Pride and Vanity

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What is it that so often prevents us from knowing the true joy of life? Pride. It is and has been our downfall ever since the beginning. It is the thing that blinds us to the truth that is all around us. The writer of Ecclesiastes, inspired by the Spirit, has seen the truth of this and is so moved by it that he writes about it with poetic wonder and beauty here in this passage at the beginning of this book. He begins:

‘Vanity of vanities, says Qoheleth, vanity of vanities! All things are vanity!’ To one who has come to know and love God, this insight is often so profound that it affects the way that one lives the rest of one’s life. One comes to realize that all that one once held as important, all the titles, the growing bank accounts, the fame, the ability to acquire more and more possessions, are as nothing in relation to one’s relationship with God. One begins to realize that it is one’s growing love of God that is the true source of one’s happiness in this life. One begins then to live more for God than for ‘things.’

‘What profit has man from all the labor which he toils at under the sun? One generation passes and another comes, but the world forever stays. The sun rises and the sun goes down; then it presses on to the place where it rises. Blowing now toward the south, then toward the north, the wind turns again and again, resuming its rounds…

What has been will be; what has been done, that will be done. Nothing is new under the sun. Even the thing of which I say, ‘See, this is new!’ has already existed in the ages that preceded us. There is no remembrance of the men of old; no of those to come will there be any remembrance among those who come after.’ (Ecclesiastes 1: 2-11)

We moderns are always easily impressed with things that are ‘new.’ We take pride in all the ‘things’ that we have invented, the technologies that we have developed to ‘improve’ our lives. But even these things have come into being on the shoulders of the past. They are new only in that we have found different ways to use the things of the past. We have come to deeper understandings of the things of the past and how they can be used more effectively, more efficiently, more powerfully. All of this is, of course, impressive in the finite scheme of things. The problem is that if our focus is only on these material realities, we fall easily into the pride of thinking that we are the creators and managers of all things. We fall into the blindness of self-importance. We forget that it is God who has made all things possible, that it was he who gave us both intellect and wonder. When we lose our humility, we lose our balance. And this is our constant danger.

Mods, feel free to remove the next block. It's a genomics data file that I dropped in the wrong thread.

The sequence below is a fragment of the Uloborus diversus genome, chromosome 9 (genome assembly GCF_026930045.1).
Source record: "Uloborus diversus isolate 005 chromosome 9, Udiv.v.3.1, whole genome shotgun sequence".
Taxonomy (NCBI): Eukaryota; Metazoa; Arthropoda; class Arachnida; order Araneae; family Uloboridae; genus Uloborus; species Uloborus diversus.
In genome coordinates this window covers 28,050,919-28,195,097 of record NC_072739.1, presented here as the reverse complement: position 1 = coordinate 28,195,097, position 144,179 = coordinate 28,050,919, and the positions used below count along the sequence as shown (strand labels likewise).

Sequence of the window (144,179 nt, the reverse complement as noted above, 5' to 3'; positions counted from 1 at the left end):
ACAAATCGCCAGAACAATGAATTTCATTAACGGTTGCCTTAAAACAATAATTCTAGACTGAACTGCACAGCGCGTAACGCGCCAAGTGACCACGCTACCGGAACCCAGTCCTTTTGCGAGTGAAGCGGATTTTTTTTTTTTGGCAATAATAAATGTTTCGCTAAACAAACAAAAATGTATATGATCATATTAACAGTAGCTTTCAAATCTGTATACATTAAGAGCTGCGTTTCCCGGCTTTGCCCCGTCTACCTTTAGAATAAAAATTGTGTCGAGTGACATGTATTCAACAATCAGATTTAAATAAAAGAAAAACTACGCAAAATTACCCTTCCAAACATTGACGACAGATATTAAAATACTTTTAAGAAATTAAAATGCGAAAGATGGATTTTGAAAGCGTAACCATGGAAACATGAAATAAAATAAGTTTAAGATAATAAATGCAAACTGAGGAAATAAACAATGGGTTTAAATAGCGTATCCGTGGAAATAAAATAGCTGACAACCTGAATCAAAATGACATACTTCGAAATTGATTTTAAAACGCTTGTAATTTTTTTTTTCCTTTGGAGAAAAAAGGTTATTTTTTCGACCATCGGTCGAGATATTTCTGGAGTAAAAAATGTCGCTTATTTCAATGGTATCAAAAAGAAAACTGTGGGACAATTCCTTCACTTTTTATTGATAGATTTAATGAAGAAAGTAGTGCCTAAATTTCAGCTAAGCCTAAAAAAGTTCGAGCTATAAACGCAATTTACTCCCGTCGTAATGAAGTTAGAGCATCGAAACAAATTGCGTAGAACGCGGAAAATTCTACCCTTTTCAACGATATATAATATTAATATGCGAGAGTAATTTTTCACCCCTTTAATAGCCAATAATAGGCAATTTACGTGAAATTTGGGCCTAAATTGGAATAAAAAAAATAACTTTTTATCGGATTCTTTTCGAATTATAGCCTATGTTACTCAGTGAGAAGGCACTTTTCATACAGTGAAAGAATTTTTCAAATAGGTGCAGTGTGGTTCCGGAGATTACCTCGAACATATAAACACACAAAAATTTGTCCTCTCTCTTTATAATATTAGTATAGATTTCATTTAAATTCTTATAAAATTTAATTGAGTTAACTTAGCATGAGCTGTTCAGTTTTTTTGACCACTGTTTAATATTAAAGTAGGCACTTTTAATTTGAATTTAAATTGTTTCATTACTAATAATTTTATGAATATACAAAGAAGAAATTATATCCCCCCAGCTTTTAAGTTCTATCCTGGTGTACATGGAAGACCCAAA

As Christians we are challenged by our growing knowledge and love of God to let go of our false prides and to enter into the humility of the life of Christ Jesus. But we can see in the Gospels that even those who were called personally by Jesus had to gradually learn this. Remember the passages where James and John ask to sit at the right and left of Jesus in the Kingdom. Or when Peter, immediately after he has said aloud what he believed in his heart through the inspiration of the Holy Spirit, that Jesus is the Christ, the Son of God, he then tries to prevent Jesus from fulfilling his mission and is told, ‘Get behind me you Satan! You are thinking in man’s ways, not God’s.’